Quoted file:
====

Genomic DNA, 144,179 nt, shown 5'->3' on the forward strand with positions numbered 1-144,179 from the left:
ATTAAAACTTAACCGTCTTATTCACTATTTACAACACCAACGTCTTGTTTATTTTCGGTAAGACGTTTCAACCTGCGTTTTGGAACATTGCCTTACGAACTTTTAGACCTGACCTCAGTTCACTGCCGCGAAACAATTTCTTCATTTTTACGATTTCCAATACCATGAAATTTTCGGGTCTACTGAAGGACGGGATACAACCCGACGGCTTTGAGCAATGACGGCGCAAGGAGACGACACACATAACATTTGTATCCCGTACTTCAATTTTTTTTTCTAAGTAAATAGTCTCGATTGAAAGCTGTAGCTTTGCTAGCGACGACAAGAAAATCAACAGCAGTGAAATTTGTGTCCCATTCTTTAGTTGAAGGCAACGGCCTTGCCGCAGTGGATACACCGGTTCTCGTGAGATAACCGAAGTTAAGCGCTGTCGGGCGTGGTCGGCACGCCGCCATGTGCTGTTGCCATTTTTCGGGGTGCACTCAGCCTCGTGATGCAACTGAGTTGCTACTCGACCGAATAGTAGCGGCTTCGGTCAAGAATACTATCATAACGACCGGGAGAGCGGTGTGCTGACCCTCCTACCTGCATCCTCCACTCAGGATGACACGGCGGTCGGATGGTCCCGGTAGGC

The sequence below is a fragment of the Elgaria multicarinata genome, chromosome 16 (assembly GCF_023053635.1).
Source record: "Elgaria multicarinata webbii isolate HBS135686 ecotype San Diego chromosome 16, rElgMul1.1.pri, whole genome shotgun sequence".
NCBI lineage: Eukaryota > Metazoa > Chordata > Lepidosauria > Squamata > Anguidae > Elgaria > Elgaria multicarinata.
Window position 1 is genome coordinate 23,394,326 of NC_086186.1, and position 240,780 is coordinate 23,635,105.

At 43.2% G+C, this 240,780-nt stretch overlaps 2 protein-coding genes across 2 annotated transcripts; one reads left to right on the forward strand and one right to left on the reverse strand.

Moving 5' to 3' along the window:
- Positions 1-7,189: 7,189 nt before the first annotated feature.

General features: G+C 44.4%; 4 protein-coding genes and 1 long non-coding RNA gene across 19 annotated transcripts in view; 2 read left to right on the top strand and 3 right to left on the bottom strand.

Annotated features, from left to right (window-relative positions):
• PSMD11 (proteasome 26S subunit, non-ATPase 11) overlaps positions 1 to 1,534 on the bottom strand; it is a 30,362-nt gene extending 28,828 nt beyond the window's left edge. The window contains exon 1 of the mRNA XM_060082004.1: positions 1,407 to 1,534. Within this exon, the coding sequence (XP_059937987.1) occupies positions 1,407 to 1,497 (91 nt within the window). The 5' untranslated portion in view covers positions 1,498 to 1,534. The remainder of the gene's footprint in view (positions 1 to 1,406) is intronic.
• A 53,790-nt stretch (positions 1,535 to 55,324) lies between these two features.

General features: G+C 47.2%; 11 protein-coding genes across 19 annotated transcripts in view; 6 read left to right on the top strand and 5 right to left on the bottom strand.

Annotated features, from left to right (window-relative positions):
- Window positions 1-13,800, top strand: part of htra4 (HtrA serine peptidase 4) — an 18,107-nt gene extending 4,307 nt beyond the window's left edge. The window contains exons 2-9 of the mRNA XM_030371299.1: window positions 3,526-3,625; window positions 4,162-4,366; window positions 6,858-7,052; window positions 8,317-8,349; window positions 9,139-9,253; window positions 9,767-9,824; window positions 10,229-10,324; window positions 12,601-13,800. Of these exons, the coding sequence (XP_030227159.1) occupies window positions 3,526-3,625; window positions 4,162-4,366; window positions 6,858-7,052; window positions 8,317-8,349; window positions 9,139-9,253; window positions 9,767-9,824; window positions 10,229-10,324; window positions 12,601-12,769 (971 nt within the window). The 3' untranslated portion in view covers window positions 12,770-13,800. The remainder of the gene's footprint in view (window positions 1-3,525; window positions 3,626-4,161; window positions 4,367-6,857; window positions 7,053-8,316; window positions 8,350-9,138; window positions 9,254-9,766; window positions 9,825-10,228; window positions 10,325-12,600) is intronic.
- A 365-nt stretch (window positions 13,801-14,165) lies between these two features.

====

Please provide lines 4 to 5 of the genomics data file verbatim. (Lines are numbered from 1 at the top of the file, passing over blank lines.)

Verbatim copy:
Source record: "Elgaria multicarinata webbii isolate HBS135686 ecotype San Diego chromosome 16, rElgMul1.1.pri, whole genome shotgun sequence".
NCBI lineage: Eukaryota > Metazoa > Chordata > Lepidosauria > Squamata > Anguidae > Elgaria > Elgaria multicarinata.